Physiological characterization of macaque foveal RGCs
This study demonstrated the capacity of FACILE to physiologically characterize macaque foveal RGCs. First, we showed that response dynamics of the majority of foveal RGCs extended ∼2 log10 units of intensity (intensity-response function). Future studies may use this measurement to differentiate between ganglion cells that have different response dynamics. Second, we showed, for the first time, that displacement between somas of foveal RGCs and their cone inputs can be measured physiologically. Our measurements are in close agreement with estimates from anatomical studies in macaque (Perry and Cowey, 1988; Schein, 1988) and human (Drasdo et al., 2007). Future studies may use this methodology to map the receptive field profile (center/surround), and spatial coverage of different classes of RGCs, a type of data that is not possible to determine in anatomical studies.
Minimal light adaptation of photoreceptors
A challenge of retinal imaging studies is that the imaging field itself can provide unwanted stimulation of photoreceptors lying beneath imaged ganglion cells. In an earlier study in mice (Yin et al., 2013), this problem was minimized by imaging G-CaMP3 with a 488 nm laser and stimulating UV-sensitive cones with a 365 nm light. However, UV light cannot be used in the macaque because it does not penetrate the optics of the eye. A future alternative method for studying primate light responses might be the use of 2-photon imaging of calcium indicators using 920 nm light, which could provide less activation of mouse or primate photoreceptors (Sharma et al., 2013). Although investigators in our group are developing this method, it is not currently available. In the present study, we avoided intense light adaptation of photoreceptors by the imaging light by spatially separating imaging and visual stimulation lights, taking advantage of ∼300–400 μm spatial displacement of foveal RGCs from the cones that provide their input.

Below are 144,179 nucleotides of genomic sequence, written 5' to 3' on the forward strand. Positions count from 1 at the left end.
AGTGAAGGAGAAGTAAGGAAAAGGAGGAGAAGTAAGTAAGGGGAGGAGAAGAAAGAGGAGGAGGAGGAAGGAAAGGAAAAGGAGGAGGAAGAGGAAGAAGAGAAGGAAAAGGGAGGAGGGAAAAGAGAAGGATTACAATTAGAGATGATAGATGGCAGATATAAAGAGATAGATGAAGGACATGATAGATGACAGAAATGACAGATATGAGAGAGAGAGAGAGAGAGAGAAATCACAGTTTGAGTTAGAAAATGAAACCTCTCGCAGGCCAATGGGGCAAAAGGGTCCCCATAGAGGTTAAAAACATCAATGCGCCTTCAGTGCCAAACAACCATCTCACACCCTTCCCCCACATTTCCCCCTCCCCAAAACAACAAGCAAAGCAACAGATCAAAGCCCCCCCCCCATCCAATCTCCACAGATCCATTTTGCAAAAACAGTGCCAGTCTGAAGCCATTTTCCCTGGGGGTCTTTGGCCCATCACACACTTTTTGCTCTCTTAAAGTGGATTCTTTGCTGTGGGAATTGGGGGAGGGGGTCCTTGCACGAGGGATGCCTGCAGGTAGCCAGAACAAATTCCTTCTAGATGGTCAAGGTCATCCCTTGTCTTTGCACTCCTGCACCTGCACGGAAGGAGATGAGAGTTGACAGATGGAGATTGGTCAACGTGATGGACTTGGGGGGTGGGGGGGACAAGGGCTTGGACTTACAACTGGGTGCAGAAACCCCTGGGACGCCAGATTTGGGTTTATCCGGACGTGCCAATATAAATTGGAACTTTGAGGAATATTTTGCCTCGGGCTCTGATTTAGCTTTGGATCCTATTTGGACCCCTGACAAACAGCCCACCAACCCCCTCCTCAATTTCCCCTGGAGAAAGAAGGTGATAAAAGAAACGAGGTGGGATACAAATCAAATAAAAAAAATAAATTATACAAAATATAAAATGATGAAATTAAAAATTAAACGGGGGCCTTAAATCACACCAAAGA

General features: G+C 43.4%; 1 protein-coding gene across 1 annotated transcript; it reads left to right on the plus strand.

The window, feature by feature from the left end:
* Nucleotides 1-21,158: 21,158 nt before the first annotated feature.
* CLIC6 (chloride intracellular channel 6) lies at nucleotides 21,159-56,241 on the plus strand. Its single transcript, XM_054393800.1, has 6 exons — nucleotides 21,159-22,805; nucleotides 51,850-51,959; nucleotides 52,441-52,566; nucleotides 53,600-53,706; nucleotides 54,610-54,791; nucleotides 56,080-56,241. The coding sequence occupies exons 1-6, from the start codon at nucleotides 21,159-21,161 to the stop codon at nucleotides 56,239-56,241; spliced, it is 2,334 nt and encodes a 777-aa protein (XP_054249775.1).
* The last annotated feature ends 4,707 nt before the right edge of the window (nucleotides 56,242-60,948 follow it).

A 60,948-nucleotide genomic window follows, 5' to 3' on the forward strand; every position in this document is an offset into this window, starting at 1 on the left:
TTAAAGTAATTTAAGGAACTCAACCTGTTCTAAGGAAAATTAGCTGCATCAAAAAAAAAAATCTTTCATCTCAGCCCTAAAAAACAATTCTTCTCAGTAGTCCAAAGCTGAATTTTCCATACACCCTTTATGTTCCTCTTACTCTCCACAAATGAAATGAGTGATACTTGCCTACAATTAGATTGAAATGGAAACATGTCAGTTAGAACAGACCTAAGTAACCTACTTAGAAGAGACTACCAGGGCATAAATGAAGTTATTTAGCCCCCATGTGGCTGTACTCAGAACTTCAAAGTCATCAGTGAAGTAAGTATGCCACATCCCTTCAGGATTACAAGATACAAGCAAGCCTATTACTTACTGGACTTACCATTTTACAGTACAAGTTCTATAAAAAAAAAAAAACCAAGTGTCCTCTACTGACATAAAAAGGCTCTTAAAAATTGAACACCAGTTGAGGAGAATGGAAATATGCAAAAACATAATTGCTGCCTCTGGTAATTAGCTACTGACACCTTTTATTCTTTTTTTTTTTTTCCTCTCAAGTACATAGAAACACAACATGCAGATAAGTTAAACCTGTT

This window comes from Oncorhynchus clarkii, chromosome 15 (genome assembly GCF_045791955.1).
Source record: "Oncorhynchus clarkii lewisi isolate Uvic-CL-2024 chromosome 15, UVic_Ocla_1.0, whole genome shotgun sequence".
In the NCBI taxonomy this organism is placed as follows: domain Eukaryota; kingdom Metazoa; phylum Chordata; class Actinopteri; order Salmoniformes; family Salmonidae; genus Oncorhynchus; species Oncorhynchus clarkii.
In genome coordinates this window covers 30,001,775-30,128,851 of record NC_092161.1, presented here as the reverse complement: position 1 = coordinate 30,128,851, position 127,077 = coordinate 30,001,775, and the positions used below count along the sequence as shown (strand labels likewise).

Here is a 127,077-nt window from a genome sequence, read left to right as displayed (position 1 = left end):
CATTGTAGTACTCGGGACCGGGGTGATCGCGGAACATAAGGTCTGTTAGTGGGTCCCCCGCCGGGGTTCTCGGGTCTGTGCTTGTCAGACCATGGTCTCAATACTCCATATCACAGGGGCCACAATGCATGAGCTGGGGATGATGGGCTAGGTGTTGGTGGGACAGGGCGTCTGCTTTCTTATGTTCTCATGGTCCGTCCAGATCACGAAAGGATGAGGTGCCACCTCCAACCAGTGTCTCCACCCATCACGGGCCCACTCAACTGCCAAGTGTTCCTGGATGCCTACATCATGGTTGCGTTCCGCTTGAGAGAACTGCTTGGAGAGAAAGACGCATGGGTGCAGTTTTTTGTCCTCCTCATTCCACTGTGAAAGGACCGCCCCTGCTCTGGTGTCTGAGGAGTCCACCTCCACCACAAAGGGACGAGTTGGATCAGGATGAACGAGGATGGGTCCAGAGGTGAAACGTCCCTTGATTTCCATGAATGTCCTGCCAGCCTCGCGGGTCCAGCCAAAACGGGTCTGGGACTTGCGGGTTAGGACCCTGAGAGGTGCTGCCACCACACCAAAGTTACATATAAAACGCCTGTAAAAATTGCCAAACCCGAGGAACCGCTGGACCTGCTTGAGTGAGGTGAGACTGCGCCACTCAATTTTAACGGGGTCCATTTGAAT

Advantages of this approach over presently available methods for retinal recording
The method described here permits the repeated imaging of individual RGCs over months, the simultaneous imaging of large numbers of cells, and the ability to image in the living eye. The method also should be minimally selective, making it valuable for examining rare and unusual RGC classes, such as the putative directional selective ganglion cells (Borst and Euler, 2011). The AO imaging system can also be used to deliver precisely focused stimuli to the retina, bypassing optical degradation, and stimulating individual cones, and could be combined with electrophysiological recording from single neurons in visual brain nuclei, such as the lateral geniculate nucleus (Sincich et al., 2009). For future optogenetic experiments, it may be worthwhile to compare the response of foveal RGCs to psychophysical responses of the monkey to the same stimuli, given that both CNS physiological responses and perceptual responses can depend as much on context as on the stimuli presented (Fournier et al., 2011).